For those who love Chinese food, chances are you're a fan of dim sum. But even if you haven't dabbled in this particular cuisine, it's quite likely that you're going to like it - a whole lot. From fried wontons and steamed dumplings to spring rolls and pan fried turnip cake, there's plenty for you to experience and taste ? Today, we'll be shining the spotlight on one specific dish and that is siu mai (or shu mai). Traditionally, they're made with pork but of course, it's always possible to make a halal version by simply substituting it with chicken. And while siu mai may seem complex to make by yourself because of it's intricate-looking exterior, the reality is that it's not! So if you're ready to take on a new dish at home, let's jump right into this halal siu mai recipe ?
Ingredients (yields 16 - 18)
- 1 ½ lb boneless, skinless chicken thigh, grounded
- 8 shrimp, peeled, deveined and chopped
- ½ tbsp ginger, finely chopped
- ½ tbsp scallion, finely chopped (white part only)
- ¼ tsp sesame oil
- ½ tsp soy sauce
- ½ tbsp cornstarch
- Salt and ground white pepper to taste
- Wonton wrapper (you can easily find this at your local grocery store)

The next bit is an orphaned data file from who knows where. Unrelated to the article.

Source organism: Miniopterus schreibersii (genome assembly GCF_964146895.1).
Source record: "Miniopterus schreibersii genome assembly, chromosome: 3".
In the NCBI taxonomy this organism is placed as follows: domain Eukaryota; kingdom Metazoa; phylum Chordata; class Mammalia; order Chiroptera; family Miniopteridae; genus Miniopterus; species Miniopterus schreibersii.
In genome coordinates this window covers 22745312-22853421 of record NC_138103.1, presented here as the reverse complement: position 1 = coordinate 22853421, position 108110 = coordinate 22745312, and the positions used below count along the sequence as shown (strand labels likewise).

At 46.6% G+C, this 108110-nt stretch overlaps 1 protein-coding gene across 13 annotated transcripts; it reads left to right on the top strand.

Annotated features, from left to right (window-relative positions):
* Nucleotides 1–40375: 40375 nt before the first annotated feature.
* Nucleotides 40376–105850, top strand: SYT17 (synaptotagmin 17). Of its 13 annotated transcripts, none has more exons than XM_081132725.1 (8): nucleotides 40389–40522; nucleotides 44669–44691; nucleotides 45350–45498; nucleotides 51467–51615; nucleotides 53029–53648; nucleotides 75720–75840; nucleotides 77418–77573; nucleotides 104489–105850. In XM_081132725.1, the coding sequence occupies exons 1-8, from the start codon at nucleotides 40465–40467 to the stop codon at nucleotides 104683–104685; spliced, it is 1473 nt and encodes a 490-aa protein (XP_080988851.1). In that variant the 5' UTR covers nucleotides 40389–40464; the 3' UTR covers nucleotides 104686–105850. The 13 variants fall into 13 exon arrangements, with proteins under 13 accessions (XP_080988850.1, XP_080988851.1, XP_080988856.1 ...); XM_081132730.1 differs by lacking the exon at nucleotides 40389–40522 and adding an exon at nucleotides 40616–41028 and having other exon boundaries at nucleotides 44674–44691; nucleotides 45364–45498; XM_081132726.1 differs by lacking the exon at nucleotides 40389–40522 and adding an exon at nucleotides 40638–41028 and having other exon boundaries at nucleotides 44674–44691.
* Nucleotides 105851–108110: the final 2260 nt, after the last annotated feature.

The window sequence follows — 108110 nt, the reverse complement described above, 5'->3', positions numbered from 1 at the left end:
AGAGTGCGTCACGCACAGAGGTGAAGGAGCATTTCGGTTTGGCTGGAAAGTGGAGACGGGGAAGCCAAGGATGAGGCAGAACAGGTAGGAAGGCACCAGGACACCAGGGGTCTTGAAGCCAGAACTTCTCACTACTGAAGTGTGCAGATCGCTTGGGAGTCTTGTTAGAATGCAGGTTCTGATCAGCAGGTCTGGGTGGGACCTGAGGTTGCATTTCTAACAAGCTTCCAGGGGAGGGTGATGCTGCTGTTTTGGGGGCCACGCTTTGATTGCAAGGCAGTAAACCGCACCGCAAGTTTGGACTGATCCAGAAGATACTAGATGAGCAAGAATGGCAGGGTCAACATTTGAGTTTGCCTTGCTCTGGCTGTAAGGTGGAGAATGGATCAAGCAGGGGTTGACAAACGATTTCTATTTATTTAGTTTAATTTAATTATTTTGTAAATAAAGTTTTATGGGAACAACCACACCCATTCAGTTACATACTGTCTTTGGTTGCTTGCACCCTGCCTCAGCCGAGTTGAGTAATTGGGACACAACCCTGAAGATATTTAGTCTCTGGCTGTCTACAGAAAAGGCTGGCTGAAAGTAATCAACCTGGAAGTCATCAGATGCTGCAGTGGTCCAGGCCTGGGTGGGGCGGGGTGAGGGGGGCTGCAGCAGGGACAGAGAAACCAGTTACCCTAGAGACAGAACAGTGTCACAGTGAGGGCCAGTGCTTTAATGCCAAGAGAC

- Bamboo or stove steamer
- Baking paper with holes in it
- In a bowl, combine chicken, ginger, sesame oil, soy sauce, cornstarch, salt and pepper together. Give it a good mix for about 30 seconds to 1 minute until it becomes paste-like.
- Add shrimp and scallion, and incorporate until everything is properly dispersed. Make sure not to crush the prawns.
- Begin making the siu mai by forming an "o" with your forefinger and thumb. Place a wonton wrapper over the "o" and push 1 teaspoon of filling down into the hole. Use a butter knife to smear more filling into the hole until it is level with the edge of the wonton. Place the wonton a work surface, flatten the base and use your fingers to shape into a round. For some visual guidance, check out the video below by El Mundo Eats ?
- Line your bamboo steamer (or stove steamer) with baking paper that have holes in them.
- Fill a wok (big enough to hold the steamer) and fill it with 2 cups of water. Bring it to a rapid simmer over medium high heat.
- Place as many siu mai as the steamer can fit and cover with a lid. Place the steamer on the wok over simmering water. Let the siu mai steam for about 8 minutes or until the internal temperature is 75°C. If you have bigger siu mai, you may need to steam them for a longer time.
- Remove the steamer from the wok. Serve and enjoy!
Whether you're craving for dim sum or thinking of impressing your family with a new recipe, making siu mai is definitely the way to go! It's an easy recipe that's sure to delight your taste buds while upping your status as a home chef ??